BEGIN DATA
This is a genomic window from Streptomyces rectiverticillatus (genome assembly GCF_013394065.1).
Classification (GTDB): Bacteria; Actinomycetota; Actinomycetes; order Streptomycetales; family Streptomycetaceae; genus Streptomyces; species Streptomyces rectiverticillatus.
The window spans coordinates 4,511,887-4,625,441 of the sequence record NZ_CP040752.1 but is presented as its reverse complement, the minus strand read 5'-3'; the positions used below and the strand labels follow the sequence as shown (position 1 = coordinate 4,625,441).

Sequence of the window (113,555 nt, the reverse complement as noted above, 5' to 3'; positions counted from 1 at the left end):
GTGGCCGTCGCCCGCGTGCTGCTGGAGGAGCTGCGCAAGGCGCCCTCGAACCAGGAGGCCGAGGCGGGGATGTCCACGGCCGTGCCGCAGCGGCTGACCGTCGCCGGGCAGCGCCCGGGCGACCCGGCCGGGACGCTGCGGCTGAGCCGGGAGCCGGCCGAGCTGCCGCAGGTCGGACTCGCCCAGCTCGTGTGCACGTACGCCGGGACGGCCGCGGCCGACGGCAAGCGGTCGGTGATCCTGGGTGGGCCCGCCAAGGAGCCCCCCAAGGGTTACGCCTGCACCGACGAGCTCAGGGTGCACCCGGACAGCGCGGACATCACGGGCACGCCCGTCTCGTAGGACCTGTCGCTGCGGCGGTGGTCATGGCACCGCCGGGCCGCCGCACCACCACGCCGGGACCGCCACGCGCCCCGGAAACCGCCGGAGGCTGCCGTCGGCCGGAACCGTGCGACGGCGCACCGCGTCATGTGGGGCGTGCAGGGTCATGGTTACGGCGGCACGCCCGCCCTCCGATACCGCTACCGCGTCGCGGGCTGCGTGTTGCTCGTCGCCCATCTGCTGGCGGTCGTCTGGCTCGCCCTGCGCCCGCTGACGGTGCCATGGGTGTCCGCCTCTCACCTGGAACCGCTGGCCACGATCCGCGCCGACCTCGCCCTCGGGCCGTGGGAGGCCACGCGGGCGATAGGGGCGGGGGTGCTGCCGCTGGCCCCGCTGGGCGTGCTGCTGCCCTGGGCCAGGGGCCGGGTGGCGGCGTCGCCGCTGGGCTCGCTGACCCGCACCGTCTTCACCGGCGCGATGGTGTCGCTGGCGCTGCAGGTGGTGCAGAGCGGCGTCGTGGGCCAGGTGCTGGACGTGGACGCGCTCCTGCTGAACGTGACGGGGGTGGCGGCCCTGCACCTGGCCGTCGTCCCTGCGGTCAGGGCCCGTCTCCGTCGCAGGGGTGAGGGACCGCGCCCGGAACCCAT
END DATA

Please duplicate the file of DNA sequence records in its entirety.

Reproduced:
This is a genomic window from Streptomyces rectiverticillatus (genome assembly GCF_013394065.1).
Classification (GTDB): Bacteria; Actinomycetota; Actinomycetes; order Streptomycetales; family Streptomycetaceae; genus Streptomyces; species Streptomyces rectiverticillatus.
The window spans coordinates 4,511,887-4,625,441 of the sequence record NZ_CP040752.1 but is presented as its reverse complement, the minus strand read 5'-3'; the positions used below and the strand labels follow the sequence as shown (position 1 = coordinate 4,625,441).

Sequence of the window (113,555 nt, the reverse complement as noted above, 5' to 3'; positions counted from 1 at the left end):
GTGGCCGTCGCCCGCGTGCTGCTGGAGGAGCTGCGCAAGGCGCCCTCGAACCAGGAGGCCGAGGCGGGGATGTCCACGGCCGTGCCGCAGCGGCTGACCGTCGCCGGGCAGCGCCCGGGCGACCCGGCCGGGACGCTGCGGCTGAGCCGGGAGCCGGCCGAGCTGCCGCAGGTCGGACTCGCCCAGCTCGTGTGCACGTACGCCGGGACGGCCGCGGCCGACGGCAAGCGGTCGGTGATCCTGGGTGGGCCCGCCAAGGAGCCCCCCAAGGGTTACGCCTGCACCGACGAGCTCAGGGTGCACCCGGACAGCGCGGACATCACGGGCACGCCCGTCTCGTAGGACCTGTCGCTGCGGCGGTGGTCATGGCACCGCCGGGCCGCCGCACCACCACGCCGGGACCGCCACGCGCCCCGGAAACCGCCGGAGGCTGCCGTCGGCCGGAACCGTGCGACGGCGCACCGCGTCATGTGGGGCGTGCAGGGTCATGGTTACGGCGGCACGCCCGCCCTCCGATACCGCTACCGCGTCGCGGGCTGCGTGTTGCTCGTCGCCCATCTGCTGGCGGTCGTCTGGCTCGCCCTGCGCCCGCTGACGGTGCCATGGGTGTCCGCCTCTCACCTGGAACCGCTGGCCACGATCCGCGCCGACCTCGCCCTCGGGCCGTGGGAGGCCACGCGGGCGATAGGGGCGGGGGTGCTGCCGCTGGCCCCGCTGGGCGTGCTGCTGCCCTGGGCCAGGGGCCGGGTGGCGGCGTCGCCGCTGGGCTCGCTGACCCGCACCGTCTTCACCGGCGCGATGGTGTCGCTGGCGCTGCAGGTGGTGCAGAGCGGCGTCGTGGGCCAGGTGCTGGACGTGGACGCGCTCCTGCTGAACGTGACGGGGGTGGCGGCCCTGCACCTGGCCGTCGTCCCTGCGGTCAGGGCCCGTCTCCGTCGCAGGGGTGAGGGACCGCGCCCGGAACCCAT